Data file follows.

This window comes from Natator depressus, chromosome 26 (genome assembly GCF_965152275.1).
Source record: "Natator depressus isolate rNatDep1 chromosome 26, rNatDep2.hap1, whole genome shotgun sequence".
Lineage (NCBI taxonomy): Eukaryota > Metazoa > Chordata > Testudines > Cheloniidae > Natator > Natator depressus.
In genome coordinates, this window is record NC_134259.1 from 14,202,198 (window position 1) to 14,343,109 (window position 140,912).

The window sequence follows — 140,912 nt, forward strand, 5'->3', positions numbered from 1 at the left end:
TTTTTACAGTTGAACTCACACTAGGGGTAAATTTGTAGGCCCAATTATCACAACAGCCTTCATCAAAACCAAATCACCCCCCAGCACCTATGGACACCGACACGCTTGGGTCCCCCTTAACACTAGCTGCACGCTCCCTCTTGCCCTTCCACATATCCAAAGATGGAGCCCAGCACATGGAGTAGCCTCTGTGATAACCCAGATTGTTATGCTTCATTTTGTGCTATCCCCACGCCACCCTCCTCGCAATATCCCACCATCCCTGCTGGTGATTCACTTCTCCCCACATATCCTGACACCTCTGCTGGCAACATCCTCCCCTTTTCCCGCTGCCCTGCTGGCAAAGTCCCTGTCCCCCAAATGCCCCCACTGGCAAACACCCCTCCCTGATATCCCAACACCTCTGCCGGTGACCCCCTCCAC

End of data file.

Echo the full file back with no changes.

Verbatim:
This window comes from Natator depressus, chromosome 26 (genome assembly GCF_965152275.1).
Source record: "Natator depressus isolate rNatDep1 chromosome 26, rNatDep2.hap1, whole genome shotgun sequence".
Lineage (NCBI taxonomy): Eukaryota > Metazoa > Chordata > Testudines > Cheloniidae > Natator > Natator depressus.
In genome coordinates, this window is record NC_134259.1 from 14,202,198 (window position 1) to 14,343,109 (window position 140,912).

The window sequence follows — 140,912 nt, forward strand, 5'->3', positions numbered from 1 at the left end:
TTTTTACAGTTGAACTCACACTAGGGGTAAATTTGTAGGCCCAATTATCACAACAGCCTTCATCAAAACCAAATCACCCCCCAGCACCTATGGACACCGACACGCTTGGGTCCCCCTTAACACTAGCTGCACGCTCCCTCTTGCCCTTCCACATATCCAAAGATGGAGCCCAGCACATGGAGTAGCCTCTGTGATAACCCAGATTGTTATGCTTCATTTTGTGCTATCCCCACGCCACCCTCCTCGCAATATCCCACCATCCCTGCTGGTGATTCACTTCTCCCCACATATCCTGACACCTCTGCTGGCAACATCCTCCCCTTTTCCCGCTGCCCTGCTGGCAAAGTCCCTGTCCCCCAAATGCCCCCACTGGCAAACACCCCTCCCTGATATCCCAACACCTCTGCCGGTGACCCCCTCCAC